The following series will take you on a journey with Nutrena Poultry Expert, Twain Lockhart and his wife as they navigate the ins and outs of duck ownership.  

There’s a wealth of knowledge to gather when thinking about nutrition for your ducks. One surprise for us right out of the gate, was we noticed these little guys REALLY put the groceries away. A feed that has worked great for us is Nutrena Nature Wise 18% Non-Medicated Chick Feed, free choice, meaning as much as they want. We also supplement with vitamins, electrolytes, and brewers yeast for birds. Baby chicken feed does not have quite enough Niacin for ducks as they can have leg issues if not given enough. This was the reason for the additional supplements. It’s important to note, you do NOT want to use medicated chick feed, as the medication Amprolium is not approved for waterfowl.

Our ducklings will stay on this starter for about 6 weeks, then we will switch them over to a 16-18% Layer Feed. Most waterfowl breeders recommend not exceeding 18% protein to avoid a condition called angel wing. Many also like to dilute the feed with some scratch or oats. Additionally, it’s recommended to continue to supplement with brewers yeast.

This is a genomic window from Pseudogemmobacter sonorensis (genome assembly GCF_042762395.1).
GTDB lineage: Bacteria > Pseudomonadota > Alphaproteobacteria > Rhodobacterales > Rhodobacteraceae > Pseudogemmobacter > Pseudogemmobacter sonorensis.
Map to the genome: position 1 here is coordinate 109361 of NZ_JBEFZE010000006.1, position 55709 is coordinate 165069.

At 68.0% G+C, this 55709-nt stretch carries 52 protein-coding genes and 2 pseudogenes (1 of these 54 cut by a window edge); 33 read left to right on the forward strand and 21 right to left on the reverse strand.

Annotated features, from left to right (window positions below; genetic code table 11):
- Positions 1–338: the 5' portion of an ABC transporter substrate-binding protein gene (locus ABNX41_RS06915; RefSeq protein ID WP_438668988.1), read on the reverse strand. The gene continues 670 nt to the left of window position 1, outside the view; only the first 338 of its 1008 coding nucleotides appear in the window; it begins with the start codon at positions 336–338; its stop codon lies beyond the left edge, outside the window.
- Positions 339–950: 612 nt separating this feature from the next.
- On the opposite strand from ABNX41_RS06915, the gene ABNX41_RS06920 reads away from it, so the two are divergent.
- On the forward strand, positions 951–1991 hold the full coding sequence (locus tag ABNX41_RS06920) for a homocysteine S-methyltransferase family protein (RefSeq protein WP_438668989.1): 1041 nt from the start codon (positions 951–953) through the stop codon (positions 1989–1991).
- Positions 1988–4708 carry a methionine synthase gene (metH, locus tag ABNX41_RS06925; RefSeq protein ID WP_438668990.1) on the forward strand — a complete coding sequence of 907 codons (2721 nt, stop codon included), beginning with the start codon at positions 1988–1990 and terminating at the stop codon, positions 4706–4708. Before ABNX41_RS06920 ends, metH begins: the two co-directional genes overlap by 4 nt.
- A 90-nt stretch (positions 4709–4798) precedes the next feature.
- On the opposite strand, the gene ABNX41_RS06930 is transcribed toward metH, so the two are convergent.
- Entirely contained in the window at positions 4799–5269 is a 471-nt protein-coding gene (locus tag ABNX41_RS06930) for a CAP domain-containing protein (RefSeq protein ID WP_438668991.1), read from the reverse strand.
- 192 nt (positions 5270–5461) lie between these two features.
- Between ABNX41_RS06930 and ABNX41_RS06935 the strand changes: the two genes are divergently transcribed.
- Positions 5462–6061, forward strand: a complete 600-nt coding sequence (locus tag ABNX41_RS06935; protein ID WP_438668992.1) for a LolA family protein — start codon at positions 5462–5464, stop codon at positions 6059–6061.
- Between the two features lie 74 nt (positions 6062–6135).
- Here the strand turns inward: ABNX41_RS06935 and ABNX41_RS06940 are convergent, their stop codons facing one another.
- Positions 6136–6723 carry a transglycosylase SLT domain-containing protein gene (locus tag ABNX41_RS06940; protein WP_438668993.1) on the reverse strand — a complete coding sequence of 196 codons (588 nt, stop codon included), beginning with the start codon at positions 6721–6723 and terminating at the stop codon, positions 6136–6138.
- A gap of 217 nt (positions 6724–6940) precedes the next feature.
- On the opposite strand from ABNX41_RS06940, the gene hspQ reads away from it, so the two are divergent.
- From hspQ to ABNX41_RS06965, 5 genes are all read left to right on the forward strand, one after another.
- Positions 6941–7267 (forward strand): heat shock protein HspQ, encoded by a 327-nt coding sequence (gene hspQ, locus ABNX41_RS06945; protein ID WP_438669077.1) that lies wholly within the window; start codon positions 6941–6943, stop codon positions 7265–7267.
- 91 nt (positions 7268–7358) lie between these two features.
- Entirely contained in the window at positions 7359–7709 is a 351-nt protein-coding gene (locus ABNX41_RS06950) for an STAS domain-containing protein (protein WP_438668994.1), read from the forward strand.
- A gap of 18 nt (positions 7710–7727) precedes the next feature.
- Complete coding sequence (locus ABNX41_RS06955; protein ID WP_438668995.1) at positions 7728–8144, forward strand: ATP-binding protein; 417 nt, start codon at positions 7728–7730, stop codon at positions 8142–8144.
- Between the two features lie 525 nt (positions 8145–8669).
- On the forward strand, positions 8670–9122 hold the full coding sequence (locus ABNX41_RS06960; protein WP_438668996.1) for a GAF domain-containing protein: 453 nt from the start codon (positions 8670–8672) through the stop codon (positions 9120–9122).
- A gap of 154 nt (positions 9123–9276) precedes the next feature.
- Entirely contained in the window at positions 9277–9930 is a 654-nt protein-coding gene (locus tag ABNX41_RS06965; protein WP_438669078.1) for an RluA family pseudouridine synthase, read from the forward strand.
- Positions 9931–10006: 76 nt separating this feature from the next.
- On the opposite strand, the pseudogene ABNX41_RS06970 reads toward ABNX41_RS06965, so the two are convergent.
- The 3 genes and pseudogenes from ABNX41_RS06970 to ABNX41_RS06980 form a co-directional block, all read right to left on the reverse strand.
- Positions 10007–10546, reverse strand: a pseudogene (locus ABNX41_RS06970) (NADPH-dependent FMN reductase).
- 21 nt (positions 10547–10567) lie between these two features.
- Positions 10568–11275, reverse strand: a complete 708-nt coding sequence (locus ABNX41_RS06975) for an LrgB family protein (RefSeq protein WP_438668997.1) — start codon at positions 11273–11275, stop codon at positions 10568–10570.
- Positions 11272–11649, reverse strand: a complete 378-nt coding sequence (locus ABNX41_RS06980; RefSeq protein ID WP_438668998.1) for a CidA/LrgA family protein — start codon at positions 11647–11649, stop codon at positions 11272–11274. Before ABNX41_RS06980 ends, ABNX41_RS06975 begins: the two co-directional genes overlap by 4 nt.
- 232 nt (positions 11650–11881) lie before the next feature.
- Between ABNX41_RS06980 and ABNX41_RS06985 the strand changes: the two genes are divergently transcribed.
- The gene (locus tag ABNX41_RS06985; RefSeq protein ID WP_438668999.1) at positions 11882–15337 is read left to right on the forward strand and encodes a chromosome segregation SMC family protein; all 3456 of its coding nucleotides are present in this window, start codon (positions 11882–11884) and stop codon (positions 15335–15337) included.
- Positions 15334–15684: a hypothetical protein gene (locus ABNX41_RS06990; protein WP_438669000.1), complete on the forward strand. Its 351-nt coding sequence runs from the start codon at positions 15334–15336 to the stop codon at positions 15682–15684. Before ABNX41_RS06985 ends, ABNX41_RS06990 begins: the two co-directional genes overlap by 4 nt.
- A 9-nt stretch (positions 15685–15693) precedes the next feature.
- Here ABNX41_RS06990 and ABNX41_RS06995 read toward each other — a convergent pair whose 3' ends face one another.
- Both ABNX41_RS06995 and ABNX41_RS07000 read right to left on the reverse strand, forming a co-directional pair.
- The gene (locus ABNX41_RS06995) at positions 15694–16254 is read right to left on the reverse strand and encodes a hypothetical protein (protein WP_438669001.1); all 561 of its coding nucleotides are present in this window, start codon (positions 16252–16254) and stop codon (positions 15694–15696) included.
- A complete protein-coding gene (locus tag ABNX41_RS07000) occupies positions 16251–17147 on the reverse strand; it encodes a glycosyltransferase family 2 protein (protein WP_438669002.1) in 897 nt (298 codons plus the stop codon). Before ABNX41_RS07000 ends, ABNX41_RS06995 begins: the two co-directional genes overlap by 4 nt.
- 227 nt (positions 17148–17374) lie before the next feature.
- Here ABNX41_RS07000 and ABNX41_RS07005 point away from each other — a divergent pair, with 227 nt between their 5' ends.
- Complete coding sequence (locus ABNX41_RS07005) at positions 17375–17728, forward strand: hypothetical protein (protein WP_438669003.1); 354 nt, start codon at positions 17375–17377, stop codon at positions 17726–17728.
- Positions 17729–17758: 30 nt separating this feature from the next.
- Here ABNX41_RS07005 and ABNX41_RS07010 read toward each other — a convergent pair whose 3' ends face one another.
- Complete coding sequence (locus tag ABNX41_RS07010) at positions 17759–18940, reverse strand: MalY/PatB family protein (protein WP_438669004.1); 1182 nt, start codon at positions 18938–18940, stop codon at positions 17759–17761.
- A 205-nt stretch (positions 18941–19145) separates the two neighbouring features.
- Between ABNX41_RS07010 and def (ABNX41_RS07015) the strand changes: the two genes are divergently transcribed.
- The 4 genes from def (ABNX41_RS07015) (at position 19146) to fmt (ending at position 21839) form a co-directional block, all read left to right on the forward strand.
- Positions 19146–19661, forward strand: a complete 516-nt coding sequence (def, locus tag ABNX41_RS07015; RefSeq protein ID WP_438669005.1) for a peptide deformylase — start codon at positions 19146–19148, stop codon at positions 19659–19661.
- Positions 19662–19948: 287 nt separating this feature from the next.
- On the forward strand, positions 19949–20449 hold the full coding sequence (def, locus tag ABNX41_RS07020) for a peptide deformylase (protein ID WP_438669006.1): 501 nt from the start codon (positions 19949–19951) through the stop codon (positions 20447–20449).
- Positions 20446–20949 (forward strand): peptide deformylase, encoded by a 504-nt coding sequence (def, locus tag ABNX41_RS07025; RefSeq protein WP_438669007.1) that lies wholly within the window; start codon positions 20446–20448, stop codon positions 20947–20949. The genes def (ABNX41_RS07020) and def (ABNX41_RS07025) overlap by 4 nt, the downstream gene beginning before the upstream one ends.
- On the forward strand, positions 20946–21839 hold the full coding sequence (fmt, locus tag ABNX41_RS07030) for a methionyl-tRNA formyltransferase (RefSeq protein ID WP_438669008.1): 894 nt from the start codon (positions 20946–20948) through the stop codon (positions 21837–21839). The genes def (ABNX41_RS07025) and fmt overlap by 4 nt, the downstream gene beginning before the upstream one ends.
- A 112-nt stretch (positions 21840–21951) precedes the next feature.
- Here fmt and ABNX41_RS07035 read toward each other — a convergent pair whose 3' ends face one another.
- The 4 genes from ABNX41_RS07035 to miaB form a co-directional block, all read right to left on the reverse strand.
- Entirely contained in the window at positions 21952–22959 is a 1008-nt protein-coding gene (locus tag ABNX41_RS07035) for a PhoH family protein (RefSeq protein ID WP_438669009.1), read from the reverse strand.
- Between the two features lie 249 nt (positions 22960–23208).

As with any birds, water access is important. I was reminded how much ducks love/need to keep the mucous membranes in their nostrils wet at all times, hence the continual mess in and around the water bowl. This serves as a great reminder to not try to brood baby chicks with ducklings. Changing out water often and allowing an absorbent surface for the waterers are very helpful tip for new duck owners.

Check back next month for more duck tales adventures as we dive deeper into the winter care for ducks.

Winter Is Coming

The temps are dropping, and for some of you, even the snow is starting to fly. It’s that time of year where we are busy preparing for the upcoming holidays, but there are additional preparations that need to be made – to your chicken coop!

Weatherization of your coop is vital in ensuring your feathered ladies survive and thrive the cold winter months. A quick checklist for sealing the coop up can make the task easy and achievable.

Consider the following:

Clean and disinfect

  • Healthy birds require a clean environment. Wash away any microorganisms that have grown happy in the warm weather.